I don't know how vigilant NIOSH or the Consumer Product Safety Commission are about these matters, but I'd be worried about ANY counter-intuitive or unsupported claims made on an MSDS sheet.  I just have this image of someone cooking or running a space heater indoors on MagneGas, confident that they'll never have a problem with asphyxiation (or from being poisoned by leaks of the unburned product, which is 33-35% carbon monoxide).

Major Malfunction wrote:
loupgarous wrote:First, some of the remarkable claims made for the chemistry of MagneGas:

We can stick to good old-fashioned chemistry and MagneGas's own MSDS file for their metal cutting gas.

http://www.magnegas.com/MagneGas-MSDS-R ... -19-11.pdf

MagneGas, according to the chemical assay in that MSDS file, is 69.5% hydrogen, 28% carbon monoxide, 1.4% methane, .67% nitrogen, 0.22% oxygen, and some other gases

Now, one of Dr. Santilli's claims (repeated in that very same MSDS file - which I troubled to save to my hard drive as a .pdf and will make available to anyone if it "disappears") is that the combustion of MagneGas releases surplus oxygen.  That's right.  Burn this stuff and your air is fresher than when you started.

I didn't believe it, either, because I passed high school chemistry.

35 H2 + 28 CO + 1.4 CH4 + .33 N2 + .11 O2 -----> NO free oxygen, just some water vapor and carbon dioxide or carbon monoxide, depending on how much oxygen was ADDED during combustion.

That's what I get, admittedly not a formal stochiometric equation, but a back of the envelope inquiry based on experience, into what the reactants are apt to end up as after burning.

Which is wrong. No offense intended, but the percentage measurements would be based on the percentage of molecular gases, not the atoms. The names are sometimes the same, so can be confusing.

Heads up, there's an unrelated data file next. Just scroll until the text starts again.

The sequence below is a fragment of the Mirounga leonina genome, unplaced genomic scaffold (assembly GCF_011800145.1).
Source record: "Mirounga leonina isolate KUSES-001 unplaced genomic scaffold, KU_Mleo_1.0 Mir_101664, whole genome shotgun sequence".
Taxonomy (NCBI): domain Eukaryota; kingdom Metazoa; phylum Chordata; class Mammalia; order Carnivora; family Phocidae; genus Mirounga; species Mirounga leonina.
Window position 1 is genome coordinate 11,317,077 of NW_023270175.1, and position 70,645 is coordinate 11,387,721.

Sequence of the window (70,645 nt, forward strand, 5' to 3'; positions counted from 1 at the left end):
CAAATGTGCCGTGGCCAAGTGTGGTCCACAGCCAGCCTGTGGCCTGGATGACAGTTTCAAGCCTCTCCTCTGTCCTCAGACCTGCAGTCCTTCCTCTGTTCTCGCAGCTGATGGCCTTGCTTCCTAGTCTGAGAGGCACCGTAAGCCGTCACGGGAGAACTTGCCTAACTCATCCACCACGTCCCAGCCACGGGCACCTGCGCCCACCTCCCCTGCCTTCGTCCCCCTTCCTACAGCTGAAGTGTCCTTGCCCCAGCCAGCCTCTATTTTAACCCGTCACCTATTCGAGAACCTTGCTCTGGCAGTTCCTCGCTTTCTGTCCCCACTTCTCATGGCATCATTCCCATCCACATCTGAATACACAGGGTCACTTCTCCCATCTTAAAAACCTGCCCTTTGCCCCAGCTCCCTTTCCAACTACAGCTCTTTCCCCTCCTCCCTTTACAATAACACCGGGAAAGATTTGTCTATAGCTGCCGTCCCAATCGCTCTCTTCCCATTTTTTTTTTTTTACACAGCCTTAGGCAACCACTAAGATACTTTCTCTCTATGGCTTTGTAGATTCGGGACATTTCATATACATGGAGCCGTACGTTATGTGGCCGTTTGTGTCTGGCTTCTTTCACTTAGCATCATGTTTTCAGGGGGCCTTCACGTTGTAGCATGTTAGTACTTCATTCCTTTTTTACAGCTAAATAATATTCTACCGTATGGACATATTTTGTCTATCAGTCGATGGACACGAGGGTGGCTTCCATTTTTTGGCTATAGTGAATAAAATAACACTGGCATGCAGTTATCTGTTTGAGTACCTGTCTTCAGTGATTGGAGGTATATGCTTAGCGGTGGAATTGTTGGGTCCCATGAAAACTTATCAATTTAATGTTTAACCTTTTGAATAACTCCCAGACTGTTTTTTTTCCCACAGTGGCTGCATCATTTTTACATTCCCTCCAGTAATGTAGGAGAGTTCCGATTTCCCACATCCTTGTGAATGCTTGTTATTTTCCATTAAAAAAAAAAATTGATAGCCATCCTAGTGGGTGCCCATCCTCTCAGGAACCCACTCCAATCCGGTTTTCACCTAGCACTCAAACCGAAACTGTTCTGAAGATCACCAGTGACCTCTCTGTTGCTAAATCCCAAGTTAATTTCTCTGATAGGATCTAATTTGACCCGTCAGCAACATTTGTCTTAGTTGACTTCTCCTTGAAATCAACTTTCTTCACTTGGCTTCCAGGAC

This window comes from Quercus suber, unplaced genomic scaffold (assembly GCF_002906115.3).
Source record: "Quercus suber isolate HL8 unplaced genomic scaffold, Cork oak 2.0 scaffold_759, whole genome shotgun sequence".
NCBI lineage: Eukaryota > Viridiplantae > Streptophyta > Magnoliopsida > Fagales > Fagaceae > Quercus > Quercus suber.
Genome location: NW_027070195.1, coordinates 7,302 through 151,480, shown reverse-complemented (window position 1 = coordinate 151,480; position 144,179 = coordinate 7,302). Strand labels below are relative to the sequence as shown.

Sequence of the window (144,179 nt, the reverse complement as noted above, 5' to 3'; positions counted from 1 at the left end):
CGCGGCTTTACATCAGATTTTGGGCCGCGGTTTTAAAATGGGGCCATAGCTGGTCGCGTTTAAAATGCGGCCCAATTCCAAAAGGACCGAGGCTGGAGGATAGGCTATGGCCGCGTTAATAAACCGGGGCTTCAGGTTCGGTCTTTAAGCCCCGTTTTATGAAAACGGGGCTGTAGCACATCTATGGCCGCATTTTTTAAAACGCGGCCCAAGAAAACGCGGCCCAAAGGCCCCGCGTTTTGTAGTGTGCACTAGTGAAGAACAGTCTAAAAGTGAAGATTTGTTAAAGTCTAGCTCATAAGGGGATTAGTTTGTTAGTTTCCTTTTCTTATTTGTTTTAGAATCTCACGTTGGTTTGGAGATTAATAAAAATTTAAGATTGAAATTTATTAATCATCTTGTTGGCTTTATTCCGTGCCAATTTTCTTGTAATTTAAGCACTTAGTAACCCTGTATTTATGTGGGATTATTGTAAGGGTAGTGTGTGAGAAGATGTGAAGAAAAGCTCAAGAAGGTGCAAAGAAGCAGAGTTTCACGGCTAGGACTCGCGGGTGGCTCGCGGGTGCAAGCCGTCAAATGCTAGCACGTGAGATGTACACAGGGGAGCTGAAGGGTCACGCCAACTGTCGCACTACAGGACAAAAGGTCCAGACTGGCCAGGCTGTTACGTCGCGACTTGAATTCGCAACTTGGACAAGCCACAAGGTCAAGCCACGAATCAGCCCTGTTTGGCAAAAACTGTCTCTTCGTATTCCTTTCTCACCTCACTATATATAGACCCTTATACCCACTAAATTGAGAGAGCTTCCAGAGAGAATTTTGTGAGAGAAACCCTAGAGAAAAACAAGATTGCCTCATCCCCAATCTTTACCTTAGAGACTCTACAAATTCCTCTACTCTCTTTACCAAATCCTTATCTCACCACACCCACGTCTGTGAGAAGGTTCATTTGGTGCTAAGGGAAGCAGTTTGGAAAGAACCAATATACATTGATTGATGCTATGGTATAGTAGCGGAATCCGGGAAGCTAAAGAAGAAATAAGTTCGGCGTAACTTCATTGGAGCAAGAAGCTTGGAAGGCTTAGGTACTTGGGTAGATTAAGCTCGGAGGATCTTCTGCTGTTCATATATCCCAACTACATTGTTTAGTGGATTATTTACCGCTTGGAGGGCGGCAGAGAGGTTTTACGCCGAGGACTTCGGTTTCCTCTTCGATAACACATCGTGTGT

So roughly,
69.5 H2 + 28 CO + 1.4 CH4 + .66 N2 + .22 O2

Gord wrote:Whoa, thanks for the info, loupgarous!  I never took chemistry, so I rely on others to tell me when crazy chemistry is crazy. :thumbsup:


OK. Since I took Advanced Industrial Chemistry and haven't had a serious challenge for a while, I'm going to sort this {!#%@} out, once and for all.

Like when I busted down Whisson's Windmill. But that was physics.

It might take me a few days, but stay tuned. For science!

To begin, I'm going to presume the MSDS analysis is accurate and has been tested by an independent chemist with a Gas Chromatograph.

Also, I'd like to know if this gas mixture is supposed to be mixed with pure O2 at the nozzle like an oxy-acetylene two-tank system, or is supposed to just burn at steel-melting temperatures in atmospheric oxygen.

I'll compare the flame temperature, the gas flow, the tank capacity and storage pressure, and the potential chemical energy liberation.

Or, I'll just point you here...

Torches that do not mix fuel with oxygen (combining, instead, atmospheric air) are not considered oxy-fuel torches and can typically be identified by a single tank (Oxy-fuel welding/cutting generally requires two tanks, fuel and oxygen). Most metals cannot be melted with a single-tank torch. As such, single-tank torches are typically used only for soldering and brazing, rather than welding.
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Re: MagneGas, Anyone?

Post #25  Postby Globalreach » Fri Feb 10, 2012 8:53 am

"loupgarous" you seem to be posting the same stuff on the CR4 thread on MagneGas as well under the name "Jean Lafitte". Guess your new name on whatever new site will be Pepé Le Pew or something.

Anway in order to speed things up I will copy my same reply to you there about the MSDS:

"Please open:

http://www.magnegas.com/MagneGas-MSDS-R ... -19-11.pdf

Now please look at the very first section:

"POTENTIAL HEALTH EFFECTS

INHALATION:        Prolonged inhalation of pre-combustion vapors may result in loss of function, brain damage, and even death. There is a high concentration of carbon monoxide (CO) in the gas in its pre-combustion stage.
"

This MSDS has been reviewed and accepted by some rather large safety conscious companies, like a little one making cars in Michigan.... And it complies with some of the most strict health and safety codes in the world.
Last edited by Globalreach on Fri Feb 10, 2012 9:13 am, edited 1 time in total.
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Re: MagneGas, Anyone?

Post #26  Postby Globalreach » Fri Feb 10, 2012 9:01 am

Major Malfunction,

Thanks for your corrections we need to keep this thread legitimate, without objectivity it all goes down the pan.

I can tell you for sure that MagneGas is oxidized like Acetylene, one bottle of MagneGas and one Bottle of Oxygen.

From what I understand (please correct me if any of the below numbers look incorrect) is that oxygen consumption vs the fuel is as follows: